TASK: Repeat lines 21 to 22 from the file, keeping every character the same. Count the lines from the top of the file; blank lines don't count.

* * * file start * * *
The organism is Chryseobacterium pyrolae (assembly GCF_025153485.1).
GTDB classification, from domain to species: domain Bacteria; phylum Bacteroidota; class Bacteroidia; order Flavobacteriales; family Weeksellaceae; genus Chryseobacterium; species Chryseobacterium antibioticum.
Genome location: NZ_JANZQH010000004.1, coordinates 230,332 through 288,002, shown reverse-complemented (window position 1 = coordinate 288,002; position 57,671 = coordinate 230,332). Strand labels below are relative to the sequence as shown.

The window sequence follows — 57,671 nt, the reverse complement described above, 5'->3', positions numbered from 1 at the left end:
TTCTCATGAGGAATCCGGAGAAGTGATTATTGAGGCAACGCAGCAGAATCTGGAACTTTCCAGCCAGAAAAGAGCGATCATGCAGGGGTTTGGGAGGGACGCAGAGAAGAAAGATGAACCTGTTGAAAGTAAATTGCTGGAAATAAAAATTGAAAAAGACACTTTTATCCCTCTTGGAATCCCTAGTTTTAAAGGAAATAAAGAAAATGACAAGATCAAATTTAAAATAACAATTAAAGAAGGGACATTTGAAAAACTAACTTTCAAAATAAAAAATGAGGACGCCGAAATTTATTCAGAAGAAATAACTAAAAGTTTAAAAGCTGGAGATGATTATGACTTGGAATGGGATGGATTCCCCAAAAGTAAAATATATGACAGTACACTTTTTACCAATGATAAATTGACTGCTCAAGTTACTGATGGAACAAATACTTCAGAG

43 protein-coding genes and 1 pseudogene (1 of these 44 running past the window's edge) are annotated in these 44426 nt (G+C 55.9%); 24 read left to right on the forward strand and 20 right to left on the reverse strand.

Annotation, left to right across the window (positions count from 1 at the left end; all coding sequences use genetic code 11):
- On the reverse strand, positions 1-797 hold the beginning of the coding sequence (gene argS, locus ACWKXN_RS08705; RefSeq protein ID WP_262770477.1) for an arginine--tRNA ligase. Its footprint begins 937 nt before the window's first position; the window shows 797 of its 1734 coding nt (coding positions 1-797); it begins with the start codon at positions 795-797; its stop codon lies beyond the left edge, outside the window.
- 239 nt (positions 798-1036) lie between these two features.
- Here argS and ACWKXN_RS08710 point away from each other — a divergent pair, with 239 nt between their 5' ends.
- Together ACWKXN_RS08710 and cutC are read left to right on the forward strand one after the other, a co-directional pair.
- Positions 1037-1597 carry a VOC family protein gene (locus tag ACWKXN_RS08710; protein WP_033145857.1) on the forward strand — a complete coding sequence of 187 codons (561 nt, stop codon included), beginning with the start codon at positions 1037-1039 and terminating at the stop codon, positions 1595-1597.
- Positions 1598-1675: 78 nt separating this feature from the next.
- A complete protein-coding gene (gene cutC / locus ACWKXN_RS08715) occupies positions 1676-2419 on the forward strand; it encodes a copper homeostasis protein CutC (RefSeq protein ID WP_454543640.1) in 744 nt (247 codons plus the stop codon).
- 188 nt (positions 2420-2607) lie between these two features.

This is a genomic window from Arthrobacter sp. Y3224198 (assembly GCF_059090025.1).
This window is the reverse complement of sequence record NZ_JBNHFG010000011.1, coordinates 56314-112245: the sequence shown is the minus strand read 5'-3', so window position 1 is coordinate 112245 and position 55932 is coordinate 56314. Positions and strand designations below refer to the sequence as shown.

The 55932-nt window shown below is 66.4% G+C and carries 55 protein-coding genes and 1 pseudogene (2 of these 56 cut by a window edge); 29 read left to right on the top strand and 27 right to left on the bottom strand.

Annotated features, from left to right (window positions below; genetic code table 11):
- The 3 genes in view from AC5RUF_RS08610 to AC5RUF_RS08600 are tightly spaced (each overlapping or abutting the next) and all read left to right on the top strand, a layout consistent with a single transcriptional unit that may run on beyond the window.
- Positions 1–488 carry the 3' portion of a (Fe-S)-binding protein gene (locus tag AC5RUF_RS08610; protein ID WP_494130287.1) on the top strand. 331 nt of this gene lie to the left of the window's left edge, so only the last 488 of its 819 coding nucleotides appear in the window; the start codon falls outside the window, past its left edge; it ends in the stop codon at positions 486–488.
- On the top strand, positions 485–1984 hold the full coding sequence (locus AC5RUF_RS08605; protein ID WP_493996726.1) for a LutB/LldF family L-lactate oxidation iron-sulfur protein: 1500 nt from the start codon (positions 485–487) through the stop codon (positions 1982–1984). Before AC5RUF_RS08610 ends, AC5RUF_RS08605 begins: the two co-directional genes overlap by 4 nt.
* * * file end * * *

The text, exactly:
- Positions 1–488 carry the 3' portion of a (Fe-S)-binding protein gene (locus tag AC5RUF_RS08610; protein ID WP_494130287.1) on the top strand. 331 nt of this gene lie to the left of the window's left edge, so only the last 488 of its 819 coding nucleotides appear in the window; the start codon falls outside the window, past its left edge; it ends in the stop codon at positions 486–488.
- On the top strand, positions 485–1984 hold the full coding sequence (locus AC5RUF_RS08605; protein ID WP_493996726.1) for a LutB/LldF family L-lactate oxidation iron-sulfur protein: 1500 nt from the start codon (positions 485–487) through the stop codon (positions 1982–1984). Before AC5RUF_RS08610 ends, AC5RUF_RS08605 begins: the two co-directional genes overlap by 4 nt.